Joe Carrigan: Here's something else that's really interesting and encouraging. Customers put the onus of developing - of the security on the app developers and publishers, not so much on the app stores, which I think is - it shows a part of - you know, an awareness on the part of the general public that I would not have assumed was there. Think about this from the user's perspective. I go to the App Store, and there's the app. My interface is the App Store, right? And I'm going to download another interface. And people are - there's a high percentage of people that are perceptive enough to understand the difference between that. And, you know, I mean, I don't want to sound like - you know, like the arrogant technical guy going, wow, you guys are really smart.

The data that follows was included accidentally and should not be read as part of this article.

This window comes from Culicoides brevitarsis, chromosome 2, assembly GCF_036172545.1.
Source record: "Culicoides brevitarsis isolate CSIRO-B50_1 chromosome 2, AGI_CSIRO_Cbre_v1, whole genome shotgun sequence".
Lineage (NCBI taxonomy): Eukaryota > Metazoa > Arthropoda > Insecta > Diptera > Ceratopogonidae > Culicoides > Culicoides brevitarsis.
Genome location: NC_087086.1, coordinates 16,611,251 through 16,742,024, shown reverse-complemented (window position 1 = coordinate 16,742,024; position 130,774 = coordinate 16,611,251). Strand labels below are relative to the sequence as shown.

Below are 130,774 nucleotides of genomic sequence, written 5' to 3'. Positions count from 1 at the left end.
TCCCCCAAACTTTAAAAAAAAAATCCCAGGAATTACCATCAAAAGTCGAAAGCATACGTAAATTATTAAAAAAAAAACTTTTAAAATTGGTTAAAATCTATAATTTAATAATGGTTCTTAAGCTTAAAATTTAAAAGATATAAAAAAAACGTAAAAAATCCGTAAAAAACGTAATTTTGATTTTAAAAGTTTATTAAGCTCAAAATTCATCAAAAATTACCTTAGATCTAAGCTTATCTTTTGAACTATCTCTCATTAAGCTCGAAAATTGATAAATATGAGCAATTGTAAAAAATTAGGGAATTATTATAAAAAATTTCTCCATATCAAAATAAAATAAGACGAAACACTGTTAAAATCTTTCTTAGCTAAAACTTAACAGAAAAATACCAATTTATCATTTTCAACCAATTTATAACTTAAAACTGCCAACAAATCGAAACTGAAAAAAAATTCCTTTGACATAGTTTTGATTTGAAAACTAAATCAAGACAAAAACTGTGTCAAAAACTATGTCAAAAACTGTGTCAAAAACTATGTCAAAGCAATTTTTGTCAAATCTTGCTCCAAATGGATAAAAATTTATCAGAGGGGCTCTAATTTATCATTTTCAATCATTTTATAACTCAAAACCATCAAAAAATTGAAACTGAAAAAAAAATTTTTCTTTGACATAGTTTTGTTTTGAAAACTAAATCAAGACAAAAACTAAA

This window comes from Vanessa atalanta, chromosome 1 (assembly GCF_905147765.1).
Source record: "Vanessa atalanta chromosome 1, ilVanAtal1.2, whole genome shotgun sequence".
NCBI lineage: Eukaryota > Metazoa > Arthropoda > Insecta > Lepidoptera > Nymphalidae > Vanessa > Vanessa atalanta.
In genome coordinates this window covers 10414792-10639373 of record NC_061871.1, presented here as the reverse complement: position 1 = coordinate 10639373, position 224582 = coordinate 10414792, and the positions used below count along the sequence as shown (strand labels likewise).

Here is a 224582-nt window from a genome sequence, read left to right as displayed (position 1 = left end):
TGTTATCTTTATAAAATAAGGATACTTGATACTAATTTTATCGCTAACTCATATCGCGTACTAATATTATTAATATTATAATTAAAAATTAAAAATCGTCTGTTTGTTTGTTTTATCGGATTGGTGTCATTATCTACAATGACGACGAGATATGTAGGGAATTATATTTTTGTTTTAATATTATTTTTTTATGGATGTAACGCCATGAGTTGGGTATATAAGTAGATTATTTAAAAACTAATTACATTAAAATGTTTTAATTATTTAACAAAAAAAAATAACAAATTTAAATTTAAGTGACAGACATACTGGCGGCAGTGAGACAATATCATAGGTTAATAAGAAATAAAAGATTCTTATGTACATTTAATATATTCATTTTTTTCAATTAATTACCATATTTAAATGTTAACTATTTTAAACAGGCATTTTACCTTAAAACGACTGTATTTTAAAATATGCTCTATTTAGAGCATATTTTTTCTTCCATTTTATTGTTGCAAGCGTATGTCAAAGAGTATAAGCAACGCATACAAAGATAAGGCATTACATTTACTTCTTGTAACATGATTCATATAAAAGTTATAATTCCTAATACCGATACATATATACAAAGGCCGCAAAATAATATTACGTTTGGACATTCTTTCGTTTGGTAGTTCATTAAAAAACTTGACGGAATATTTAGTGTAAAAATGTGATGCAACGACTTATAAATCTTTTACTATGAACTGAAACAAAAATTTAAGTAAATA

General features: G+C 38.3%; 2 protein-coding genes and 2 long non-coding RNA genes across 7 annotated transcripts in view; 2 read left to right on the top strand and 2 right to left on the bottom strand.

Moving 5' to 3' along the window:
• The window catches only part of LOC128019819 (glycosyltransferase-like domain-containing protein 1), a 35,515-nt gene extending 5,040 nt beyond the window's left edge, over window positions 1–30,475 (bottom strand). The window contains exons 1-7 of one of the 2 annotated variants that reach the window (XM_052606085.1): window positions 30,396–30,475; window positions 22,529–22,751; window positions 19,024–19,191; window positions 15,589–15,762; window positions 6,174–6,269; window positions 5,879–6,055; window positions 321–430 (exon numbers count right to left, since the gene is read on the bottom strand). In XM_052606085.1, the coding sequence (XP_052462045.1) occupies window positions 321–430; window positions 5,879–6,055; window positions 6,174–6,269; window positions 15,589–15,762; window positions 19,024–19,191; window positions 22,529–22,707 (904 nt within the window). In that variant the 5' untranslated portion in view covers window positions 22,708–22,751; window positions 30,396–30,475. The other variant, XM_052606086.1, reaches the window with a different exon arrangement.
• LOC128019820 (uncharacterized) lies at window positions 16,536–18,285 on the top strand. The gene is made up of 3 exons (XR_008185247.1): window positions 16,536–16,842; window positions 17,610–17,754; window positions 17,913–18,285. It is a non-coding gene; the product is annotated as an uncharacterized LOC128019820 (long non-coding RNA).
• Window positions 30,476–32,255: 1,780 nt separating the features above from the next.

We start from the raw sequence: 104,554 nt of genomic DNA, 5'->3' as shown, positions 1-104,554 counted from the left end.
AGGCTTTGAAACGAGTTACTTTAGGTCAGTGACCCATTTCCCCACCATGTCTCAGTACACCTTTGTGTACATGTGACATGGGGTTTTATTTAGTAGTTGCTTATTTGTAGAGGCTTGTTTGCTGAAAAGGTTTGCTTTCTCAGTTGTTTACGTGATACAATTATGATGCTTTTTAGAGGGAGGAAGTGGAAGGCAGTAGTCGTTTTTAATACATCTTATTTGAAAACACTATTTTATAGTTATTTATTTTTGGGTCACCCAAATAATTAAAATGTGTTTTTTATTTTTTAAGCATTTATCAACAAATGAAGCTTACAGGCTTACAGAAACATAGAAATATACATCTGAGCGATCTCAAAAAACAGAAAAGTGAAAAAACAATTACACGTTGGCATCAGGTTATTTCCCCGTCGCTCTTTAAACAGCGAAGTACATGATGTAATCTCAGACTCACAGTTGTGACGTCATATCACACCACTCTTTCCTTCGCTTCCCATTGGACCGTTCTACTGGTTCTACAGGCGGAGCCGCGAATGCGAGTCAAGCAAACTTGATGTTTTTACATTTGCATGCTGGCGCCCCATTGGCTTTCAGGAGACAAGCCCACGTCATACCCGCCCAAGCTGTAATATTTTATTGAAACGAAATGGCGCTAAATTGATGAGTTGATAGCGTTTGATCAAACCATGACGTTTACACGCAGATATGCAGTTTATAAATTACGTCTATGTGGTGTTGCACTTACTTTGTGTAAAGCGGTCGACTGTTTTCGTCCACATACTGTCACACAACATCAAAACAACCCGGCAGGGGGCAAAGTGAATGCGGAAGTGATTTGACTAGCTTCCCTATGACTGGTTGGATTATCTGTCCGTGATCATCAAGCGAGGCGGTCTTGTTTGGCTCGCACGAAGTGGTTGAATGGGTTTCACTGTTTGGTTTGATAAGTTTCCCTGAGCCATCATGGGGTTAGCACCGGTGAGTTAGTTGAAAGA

Joe Carrigan: But, you know, I can absolutely understand how people would not be able to make that differentiation - right? - that they would be looking at this as either Google or Apple's responsibility in the app stores. But what's interesting is that Apple and Android - or Google in the Android store - both these iOS and Android operating systems have taken taking steps to assure user security and privacy. One of the things I talked about a couple years ago was an Omron app. Omron makes, like, home medical devices, like my blood pressure monitor that's just behind me. My blood pressure monitor is Bluetooth-connectable. So I said, hey, that's cool. And this was a couple of years ago when I got it. And I went, and I downloaded the app. And the Google - the operating system, the Android operating system said, here's a list of the permissions that the app wants to have access to. And it was essentially everything, right? And I was like, nope. Uninstall.